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USCG Port Advisory Cuba

The Maritime Transportation Security Act of 2002 (MTSA) requires the United States Coast Guard (USCG) to evaluate the effectiveness of anti-terrorism measures in foreign ports and allows the imposition of conditions of entry on vessels arriving to the US from countries not deemed to be maintaining effective anti-terrorism measures.

On 17 March 2016 the USCG determined that the Republic of Cuba is now maintaining effective anti-terrorism measures in all of its ports, and Cuba has therefore been removed from the list of Countries Affected in paragraph B of Port Advisory 1-16. The actions required in paragraphs C and D of the Advisory are no longer required for vessels that arrive in the US after visiting ports in Cuba during their last five port calls.

This does not, however, remove other restrictions imposed by US Department of Treasury Office of Foreign Asset Control (OFAC), affecting the ability of vessels to call US ports after visiting Cuba.

OFAC’s general “180 day rule”, which prohibits any vessels calling US ports to load or unload cargo for 180 days after calling in Cuba, remains in effect. Exceptions to this are as follows:

- Vessels carrying authorized US-origin goods (mainly agricultural commodities, medicine and medical supplies);
- Vessels carrying goods exported from the US under a specific license issued by OFAC;
- Vessels carrying only exempted informational materials;
- Vessels carrying food donated to non-governmental organizations or individuals in Cuba;
- Vessels carrying agricultural commodities, medicine and medical supplies from third countries if such items would be permitted under the first category listed above if exported from the US;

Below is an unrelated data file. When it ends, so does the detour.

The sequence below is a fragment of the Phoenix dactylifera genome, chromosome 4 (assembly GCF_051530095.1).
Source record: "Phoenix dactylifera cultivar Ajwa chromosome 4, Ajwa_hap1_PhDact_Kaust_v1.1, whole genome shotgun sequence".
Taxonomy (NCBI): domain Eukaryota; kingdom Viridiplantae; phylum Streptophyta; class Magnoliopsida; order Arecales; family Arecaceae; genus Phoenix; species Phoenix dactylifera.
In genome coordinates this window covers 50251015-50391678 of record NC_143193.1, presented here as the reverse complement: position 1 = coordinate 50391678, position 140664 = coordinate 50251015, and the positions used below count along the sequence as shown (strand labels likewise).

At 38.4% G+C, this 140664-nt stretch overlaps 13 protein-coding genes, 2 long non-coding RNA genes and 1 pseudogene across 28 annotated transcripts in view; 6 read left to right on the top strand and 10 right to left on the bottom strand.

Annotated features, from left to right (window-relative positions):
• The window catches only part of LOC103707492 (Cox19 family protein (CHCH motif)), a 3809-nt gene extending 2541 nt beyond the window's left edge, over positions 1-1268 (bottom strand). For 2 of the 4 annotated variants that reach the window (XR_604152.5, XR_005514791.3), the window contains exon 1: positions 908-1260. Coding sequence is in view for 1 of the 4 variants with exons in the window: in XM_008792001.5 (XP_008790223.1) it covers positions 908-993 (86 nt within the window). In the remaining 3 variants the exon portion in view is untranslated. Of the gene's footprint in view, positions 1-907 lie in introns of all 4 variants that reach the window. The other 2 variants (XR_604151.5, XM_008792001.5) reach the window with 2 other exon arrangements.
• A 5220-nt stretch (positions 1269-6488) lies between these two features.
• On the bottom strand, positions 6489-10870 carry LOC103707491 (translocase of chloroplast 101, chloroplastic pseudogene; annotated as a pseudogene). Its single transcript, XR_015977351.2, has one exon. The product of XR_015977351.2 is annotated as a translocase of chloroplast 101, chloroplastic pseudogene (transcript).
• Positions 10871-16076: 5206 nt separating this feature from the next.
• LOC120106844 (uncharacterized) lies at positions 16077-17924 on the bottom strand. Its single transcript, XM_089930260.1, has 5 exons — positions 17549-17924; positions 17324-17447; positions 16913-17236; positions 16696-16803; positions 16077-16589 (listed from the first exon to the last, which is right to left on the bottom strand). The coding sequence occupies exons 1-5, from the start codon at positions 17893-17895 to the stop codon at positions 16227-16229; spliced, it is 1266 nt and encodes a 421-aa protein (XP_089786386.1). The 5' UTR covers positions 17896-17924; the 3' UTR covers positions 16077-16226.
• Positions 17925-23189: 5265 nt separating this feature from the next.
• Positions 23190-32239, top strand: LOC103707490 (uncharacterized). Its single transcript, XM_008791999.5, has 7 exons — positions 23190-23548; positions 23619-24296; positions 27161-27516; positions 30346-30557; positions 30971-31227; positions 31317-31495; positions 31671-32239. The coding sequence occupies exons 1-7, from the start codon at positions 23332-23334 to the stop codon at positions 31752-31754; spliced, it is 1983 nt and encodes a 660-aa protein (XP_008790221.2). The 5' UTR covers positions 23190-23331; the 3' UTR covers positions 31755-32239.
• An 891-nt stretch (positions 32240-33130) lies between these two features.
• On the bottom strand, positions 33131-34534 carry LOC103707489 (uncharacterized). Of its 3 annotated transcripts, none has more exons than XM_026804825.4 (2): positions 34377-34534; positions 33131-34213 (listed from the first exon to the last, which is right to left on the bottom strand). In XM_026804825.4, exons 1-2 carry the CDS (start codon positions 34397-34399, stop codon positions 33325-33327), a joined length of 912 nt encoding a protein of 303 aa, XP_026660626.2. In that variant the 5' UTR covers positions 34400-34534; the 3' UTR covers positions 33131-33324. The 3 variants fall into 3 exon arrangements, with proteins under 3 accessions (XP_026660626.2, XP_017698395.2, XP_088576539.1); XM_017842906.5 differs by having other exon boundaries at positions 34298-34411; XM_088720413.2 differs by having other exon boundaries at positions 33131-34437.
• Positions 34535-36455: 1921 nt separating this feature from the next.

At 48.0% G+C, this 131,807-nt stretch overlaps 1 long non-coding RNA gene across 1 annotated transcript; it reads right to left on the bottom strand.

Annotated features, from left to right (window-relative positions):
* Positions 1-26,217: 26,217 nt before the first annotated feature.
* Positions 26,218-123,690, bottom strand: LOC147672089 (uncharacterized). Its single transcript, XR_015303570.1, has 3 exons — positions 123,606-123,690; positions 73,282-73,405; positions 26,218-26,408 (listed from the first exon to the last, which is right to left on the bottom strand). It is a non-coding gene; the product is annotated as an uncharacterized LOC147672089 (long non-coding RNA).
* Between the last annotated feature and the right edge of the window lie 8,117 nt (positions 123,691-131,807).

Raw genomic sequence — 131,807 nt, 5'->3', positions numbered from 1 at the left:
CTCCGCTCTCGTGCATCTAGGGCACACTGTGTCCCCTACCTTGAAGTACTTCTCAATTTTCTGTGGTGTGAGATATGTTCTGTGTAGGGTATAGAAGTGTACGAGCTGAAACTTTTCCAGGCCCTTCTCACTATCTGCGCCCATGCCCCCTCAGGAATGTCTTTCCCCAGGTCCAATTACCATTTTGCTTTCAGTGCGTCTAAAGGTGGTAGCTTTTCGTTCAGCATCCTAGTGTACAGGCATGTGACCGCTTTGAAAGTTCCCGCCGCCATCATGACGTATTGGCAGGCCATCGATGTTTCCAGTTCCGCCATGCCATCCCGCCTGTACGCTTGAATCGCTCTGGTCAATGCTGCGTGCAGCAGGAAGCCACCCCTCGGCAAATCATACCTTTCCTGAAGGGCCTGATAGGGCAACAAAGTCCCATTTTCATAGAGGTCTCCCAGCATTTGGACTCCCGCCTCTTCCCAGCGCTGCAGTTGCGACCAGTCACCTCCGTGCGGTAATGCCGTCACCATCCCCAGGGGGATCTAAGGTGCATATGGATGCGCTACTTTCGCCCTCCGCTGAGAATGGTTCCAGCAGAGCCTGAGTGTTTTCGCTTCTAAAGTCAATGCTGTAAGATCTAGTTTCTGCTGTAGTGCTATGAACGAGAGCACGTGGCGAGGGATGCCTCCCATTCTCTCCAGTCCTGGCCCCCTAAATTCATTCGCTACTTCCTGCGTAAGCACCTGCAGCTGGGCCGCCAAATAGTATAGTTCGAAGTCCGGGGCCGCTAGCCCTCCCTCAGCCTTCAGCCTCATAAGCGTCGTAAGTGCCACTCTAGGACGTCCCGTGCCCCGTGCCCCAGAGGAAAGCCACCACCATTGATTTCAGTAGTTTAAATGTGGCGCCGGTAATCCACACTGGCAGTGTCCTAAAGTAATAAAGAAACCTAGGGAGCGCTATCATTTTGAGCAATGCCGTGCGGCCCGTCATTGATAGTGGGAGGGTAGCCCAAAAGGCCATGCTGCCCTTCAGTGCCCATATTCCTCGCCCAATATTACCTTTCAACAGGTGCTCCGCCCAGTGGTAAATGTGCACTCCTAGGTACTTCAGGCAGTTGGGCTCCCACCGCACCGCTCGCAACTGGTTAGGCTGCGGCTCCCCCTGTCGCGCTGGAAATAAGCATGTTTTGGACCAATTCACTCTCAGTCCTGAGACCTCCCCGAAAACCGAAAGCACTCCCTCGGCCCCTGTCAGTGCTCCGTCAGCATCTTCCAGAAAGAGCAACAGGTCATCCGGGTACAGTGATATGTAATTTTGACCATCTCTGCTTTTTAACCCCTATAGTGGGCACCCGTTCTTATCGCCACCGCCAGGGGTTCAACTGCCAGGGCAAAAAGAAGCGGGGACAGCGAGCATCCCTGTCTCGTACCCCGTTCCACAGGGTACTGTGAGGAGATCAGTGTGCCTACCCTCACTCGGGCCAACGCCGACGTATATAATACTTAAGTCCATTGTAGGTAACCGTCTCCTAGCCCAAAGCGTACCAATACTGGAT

- Vessels carrying students, faculty and staff that are authorized to travel to Cuba.

OFAC’s travel restrictions to Cuba also remain in effect, althoughOFAC’s March 2016 amendments to the Cuban Assets Control Regulations (CACR), and the US Department of Commerce’s Bureau of Industry and Security’s (BIS) amendments to the Export Administration Regulations (EAR), mean that vessels carrying cargo from the US bound for countries other than Cuba may stop briefly in Cuba without obtaining a license from the BIS for that cargo to move through Cuba, as long as the cargo leaves on the same vessel, does not enter the Cuban economy, and is not moved to another vessel while in Cuba.


US regulations regarding “Unauthorized Entry into Cuban Territorial Waters,“ located in 33 CFR 107.200 also still apply. The regulations state that any US vessel or vessel assimilated as one without nationality less than 100 meters (328 feet) in length must have a Coast Guard permit to depart from the 12-mile territorial sea and thereafter enter Cuban territorial waters regardless of intervening entry into, passage through, or departure from any other territorial waters.


A copy of Port Advisory 1-16 can be downloaded from the link set out below.

pdf file type
USCG Bulletin 1-16 Cuba March 2016 (0.11 MB)